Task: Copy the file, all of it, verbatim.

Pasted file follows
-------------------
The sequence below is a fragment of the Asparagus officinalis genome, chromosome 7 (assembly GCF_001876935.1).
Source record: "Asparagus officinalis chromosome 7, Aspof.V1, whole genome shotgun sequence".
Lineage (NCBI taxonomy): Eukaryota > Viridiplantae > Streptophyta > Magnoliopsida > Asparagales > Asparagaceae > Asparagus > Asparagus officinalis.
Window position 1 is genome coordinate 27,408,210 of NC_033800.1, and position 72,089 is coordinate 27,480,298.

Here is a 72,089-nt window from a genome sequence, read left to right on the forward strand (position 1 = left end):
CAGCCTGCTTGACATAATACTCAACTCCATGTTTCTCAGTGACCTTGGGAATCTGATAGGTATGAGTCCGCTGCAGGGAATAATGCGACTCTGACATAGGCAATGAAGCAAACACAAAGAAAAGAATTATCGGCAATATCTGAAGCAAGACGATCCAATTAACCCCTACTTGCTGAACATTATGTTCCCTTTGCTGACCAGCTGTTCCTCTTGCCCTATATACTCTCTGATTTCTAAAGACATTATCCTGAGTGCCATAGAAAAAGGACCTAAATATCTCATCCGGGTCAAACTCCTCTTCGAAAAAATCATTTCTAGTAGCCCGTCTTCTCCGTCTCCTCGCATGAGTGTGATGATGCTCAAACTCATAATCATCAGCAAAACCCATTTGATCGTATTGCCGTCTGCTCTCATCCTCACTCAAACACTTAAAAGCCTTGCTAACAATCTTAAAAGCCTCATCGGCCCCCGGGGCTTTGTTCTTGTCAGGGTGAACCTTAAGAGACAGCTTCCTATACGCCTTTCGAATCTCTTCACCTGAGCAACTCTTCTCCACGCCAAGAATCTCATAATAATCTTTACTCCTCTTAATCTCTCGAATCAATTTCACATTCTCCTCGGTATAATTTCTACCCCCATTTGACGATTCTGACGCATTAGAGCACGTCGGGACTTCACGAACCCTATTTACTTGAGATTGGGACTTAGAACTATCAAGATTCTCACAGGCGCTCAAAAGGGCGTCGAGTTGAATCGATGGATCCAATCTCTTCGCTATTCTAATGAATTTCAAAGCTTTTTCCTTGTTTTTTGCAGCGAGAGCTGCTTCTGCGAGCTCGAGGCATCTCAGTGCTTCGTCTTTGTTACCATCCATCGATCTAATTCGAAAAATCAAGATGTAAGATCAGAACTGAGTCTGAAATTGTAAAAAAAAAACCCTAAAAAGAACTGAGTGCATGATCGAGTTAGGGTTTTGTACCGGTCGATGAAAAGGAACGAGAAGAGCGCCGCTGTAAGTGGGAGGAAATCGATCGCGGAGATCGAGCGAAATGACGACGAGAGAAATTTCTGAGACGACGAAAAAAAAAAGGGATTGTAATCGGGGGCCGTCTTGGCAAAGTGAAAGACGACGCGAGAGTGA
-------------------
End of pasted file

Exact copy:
The sequence below is a fragment of the Asparagus officinalis genome, chromosome 7 (assembly GCF_001876935.1).
Source record: "Asparagus officinalis chromosome 7, Aspof.V1, whole genome shotgun sequence".
Lineage (NCBI taxonomy): Eukaryota > Viridiplantae > Streptophyta > Magnoliopsida > Asparagales > Asparagaceae > Asparagus > Asparagus officinalis.
Window position 1 is genome coordinate 27,408,210 of NC_033800.1, and position 72,089 is coordinate 27,480,298.

Here is a 72,089-nt window from a genome sequence, read left to right on the forward strand (position 1 = left end):
CAGCCTGCTTGACATAATACTCAACTCCATGTTTCTCAGTGACCTTGGGAATCTGATAGGTATGAGTCCGCTGCAGGGAATAATGCGACTCTGACATAGGCAATGAAGCAAACACAAAGAAAAGAATTATCGGCAATATCTGAAGCAAGACGATCCAATTAACCCCTACTTGCTGAACATTATGTTCCCTTTGCTGACCAGCTGTTCCTCTTGCCCTATATACTCTCTGATTTCTAAAGACATTATCCTGAGTGCCATAGAAAAAGGACCTAAATATCTCATCCGGGTCAAACTCCTCTTCGAAAAAATCATTTCTAGTAGCCCGTCTTCTCCGTCTCCTCGCATGAGTGTGATGATGCTCAAACTCATAATCATCAGCAAAACCCATTTGATCGTATTGCCGTCTGCTCTCATCCTCACTCAAACACTTAAAAGCCTTGCTAACAATCTTAAAAGCCTCATCGGCCCCCGGGGCTTTGTTCTTGTCAGGGTGAACCTTAAGAGACAGCTTCCTATACGCCTTTCGAATCTCTTCACCTGAGCAACTCTTCTCCACGCCAAGAATCTCATAATAATCTTTACTCCTCTTAATCTCTCGAATCAATTTCACATTCTCCTCGGTATAATTTCTACCCCCATTTGACGATTCTGACGCATTAGAGCACGTCGGGACTTCACGAACCCTATTTACTTGAGATTGGGACTTAGAACTATCAAGATTCTCACAGGCGCTCAAAAGGGCGTCGAGTTGAATCGATGGATCCAATCTCTTCGCTATTCTAATGAATTTCAAAGCTTTTTCCTTGTTTTTTGCAGCGAGAGCTGCTTCTGCGAGCTCGAGGCATCTCAGTGCTTCGTCTTTGTTACCATCCATCGATCTAATTCGAAAAATCAAGATGTAAGATCAGAACTGAGTCTGAAATTGTAAAAAAAAAACCCTAAAAAGAACTGAGTGCATGATCGAGTTAGGGTTTTGTACCGGTCGATGAAAAGGAACGAGAAGAGCGCCGCTGTAAGTGGGAGGAAATCGATCGCGGAGATCGAGCGAAATGACGACGAGAGAAATTTCTGAGACGACGAAAAAAAAAAGGGATTGTAATCGGGGGCCGTCTTGGCAAAGTGAAAGACGACGCGAGAGTGA